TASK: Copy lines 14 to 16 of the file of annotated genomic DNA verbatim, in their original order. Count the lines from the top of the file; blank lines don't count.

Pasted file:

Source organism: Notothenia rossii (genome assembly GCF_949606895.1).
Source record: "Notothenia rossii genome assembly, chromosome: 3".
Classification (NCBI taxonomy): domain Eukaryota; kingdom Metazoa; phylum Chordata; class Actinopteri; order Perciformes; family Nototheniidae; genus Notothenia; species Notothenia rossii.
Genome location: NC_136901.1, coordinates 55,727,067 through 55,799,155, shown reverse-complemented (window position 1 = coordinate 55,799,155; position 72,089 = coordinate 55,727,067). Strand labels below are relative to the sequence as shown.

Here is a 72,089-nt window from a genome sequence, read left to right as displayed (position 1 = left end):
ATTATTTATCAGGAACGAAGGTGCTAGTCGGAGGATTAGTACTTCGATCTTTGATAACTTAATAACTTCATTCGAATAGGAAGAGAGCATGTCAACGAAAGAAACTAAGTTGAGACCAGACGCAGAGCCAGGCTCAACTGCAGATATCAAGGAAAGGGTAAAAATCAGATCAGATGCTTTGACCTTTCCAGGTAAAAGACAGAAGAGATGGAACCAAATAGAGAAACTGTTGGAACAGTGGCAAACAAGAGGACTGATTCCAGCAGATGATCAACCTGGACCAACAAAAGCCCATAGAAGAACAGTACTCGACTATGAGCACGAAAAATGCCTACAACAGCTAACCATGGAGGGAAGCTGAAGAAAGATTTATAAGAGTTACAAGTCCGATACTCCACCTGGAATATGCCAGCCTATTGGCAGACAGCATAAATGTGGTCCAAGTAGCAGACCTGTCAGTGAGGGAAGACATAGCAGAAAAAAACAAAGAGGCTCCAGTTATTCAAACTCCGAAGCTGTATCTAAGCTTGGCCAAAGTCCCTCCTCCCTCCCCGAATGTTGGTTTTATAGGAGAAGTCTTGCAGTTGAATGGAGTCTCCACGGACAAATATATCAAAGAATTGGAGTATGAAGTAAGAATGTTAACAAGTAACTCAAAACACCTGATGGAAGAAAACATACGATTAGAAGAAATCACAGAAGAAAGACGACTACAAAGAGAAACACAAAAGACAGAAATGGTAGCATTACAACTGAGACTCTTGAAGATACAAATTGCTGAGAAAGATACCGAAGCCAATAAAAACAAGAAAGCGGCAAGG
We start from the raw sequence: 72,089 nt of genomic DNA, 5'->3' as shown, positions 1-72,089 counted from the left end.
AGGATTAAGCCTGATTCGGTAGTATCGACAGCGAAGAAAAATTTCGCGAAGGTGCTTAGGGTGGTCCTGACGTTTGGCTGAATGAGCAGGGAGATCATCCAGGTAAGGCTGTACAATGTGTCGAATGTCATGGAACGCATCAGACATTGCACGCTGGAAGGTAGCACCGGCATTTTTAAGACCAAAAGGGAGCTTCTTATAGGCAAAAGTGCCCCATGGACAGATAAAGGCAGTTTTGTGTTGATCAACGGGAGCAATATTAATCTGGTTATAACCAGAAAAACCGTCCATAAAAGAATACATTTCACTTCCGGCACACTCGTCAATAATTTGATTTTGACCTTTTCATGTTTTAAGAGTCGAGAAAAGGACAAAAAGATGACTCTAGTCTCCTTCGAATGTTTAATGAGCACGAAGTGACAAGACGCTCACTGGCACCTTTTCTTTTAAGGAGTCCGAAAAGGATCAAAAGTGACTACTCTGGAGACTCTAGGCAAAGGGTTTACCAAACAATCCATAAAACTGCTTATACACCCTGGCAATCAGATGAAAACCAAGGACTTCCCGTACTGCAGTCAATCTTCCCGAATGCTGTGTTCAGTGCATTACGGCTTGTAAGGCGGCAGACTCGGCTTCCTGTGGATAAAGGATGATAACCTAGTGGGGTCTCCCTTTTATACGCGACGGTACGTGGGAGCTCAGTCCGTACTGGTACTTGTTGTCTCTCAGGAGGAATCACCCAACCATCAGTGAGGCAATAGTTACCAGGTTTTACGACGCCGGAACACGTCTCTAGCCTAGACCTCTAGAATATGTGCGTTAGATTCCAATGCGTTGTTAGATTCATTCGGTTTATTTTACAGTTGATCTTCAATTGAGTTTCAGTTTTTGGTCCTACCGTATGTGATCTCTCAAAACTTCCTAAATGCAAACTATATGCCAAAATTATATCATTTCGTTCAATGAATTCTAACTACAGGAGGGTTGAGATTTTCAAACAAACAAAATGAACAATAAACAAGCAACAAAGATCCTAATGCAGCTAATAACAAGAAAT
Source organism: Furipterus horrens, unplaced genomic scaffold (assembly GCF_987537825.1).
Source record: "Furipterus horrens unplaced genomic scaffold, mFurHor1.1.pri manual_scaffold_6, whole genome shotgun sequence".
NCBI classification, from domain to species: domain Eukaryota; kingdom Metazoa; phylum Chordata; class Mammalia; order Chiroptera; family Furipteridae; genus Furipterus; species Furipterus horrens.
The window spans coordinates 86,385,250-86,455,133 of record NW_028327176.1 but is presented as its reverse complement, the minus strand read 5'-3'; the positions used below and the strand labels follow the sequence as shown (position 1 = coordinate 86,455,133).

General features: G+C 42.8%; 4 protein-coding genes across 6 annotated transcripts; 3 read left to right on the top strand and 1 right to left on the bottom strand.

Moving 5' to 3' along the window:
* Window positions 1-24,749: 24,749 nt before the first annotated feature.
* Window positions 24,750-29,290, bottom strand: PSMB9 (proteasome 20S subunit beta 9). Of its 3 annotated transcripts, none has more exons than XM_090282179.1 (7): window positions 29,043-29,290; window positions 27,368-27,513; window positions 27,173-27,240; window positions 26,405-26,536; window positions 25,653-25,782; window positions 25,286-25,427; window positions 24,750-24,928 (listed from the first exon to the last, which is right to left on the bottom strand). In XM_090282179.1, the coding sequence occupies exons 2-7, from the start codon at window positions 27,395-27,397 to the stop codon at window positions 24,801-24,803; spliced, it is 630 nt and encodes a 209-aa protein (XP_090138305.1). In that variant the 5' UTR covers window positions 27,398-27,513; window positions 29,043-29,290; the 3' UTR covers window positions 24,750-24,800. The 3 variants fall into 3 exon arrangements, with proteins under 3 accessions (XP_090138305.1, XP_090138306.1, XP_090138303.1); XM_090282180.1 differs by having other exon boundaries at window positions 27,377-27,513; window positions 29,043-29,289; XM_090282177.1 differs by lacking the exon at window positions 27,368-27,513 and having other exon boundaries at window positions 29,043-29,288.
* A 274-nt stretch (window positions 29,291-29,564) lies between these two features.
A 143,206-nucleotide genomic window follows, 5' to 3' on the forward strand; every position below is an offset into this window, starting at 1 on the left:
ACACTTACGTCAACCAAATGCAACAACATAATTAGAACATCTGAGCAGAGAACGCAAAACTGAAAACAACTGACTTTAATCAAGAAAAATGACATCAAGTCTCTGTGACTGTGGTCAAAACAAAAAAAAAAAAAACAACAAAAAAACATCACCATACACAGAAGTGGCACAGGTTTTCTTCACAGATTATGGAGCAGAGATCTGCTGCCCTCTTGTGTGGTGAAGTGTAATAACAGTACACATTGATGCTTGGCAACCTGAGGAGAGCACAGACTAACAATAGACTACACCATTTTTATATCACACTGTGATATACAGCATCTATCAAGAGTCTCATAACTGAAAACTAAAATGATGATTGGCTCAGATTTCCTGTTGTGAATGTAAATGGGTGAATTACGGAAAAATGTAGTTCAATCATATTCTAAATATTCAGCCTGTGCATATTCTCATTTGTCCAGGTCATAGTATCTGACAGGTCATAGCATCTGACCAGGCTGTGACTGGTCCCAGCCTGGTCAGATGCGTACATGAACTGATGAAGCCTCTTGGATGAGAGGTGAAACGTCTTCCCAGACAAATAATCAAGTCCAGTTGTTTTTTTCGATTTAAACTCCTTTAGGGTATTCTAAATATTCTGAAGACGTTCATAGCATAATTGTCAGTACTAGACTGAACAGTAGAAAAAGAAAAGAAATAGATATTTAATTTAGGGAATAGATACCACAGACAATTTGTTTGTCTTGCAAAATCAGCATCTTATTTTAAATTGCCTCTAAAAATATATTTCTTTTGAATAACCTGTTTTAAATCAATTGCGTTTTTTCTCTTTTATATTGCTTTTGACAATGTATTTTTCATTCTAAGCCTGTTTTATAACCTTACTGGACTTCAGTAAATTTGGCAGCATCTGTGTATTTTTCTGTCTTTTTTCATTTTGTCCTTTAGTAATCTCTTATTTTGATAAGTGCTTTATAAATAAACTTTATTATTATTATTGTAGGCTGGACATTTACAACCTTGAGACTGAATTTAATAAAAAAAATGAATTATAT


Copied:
Moving 5' to 3' along the window:
* Window positions 1-24,749: 24,749 nt before the first annotated feature.
* Window positions 24,750-29,290, bottom strand: PSMB9 (proteasome 20S subunit beta 9). Of its 3 annotated transcripts, none has more exons than XM_090282179.1 (7): window positions 29,043-29,290; window positions 27,368-27,513; window positions 27,173-27,240; window positions 26,405-26,536; window positions 25,653-25,782; window positions 25,286-25,427; window positions 24,750-24,928 (listed from the first exon to the last, which is right to left on the bottom strand). In XM_090282179.1, the coding sequence occupies exons 2-7, from the start codon at window positions 27,395-27,397 to the stop codon at window positions 24,801-24,803; spliced, it is 630 nt and encodes a 209-aa protein (XP_090138305.1). In that variant the 5' UTR covers window positions 27,398-27,513; window positions 29,043-29,290; the 3' UTR covers window positions 24,750-24,800. The 3 variants fall into 3 exon arrangements, with proteins under 3 accessions (XP_090138305.1, XP_090138306.1, XP_090138303.1); XM_090282180.1 differs by having other exon boundaries at window positions 27,377-27,513; window positions 29,043-29,289; XM_090282177.1 differs by lacking the exon at window positions 27,368-27,513 and having other exon boundaries at window positions 29,043-29,288.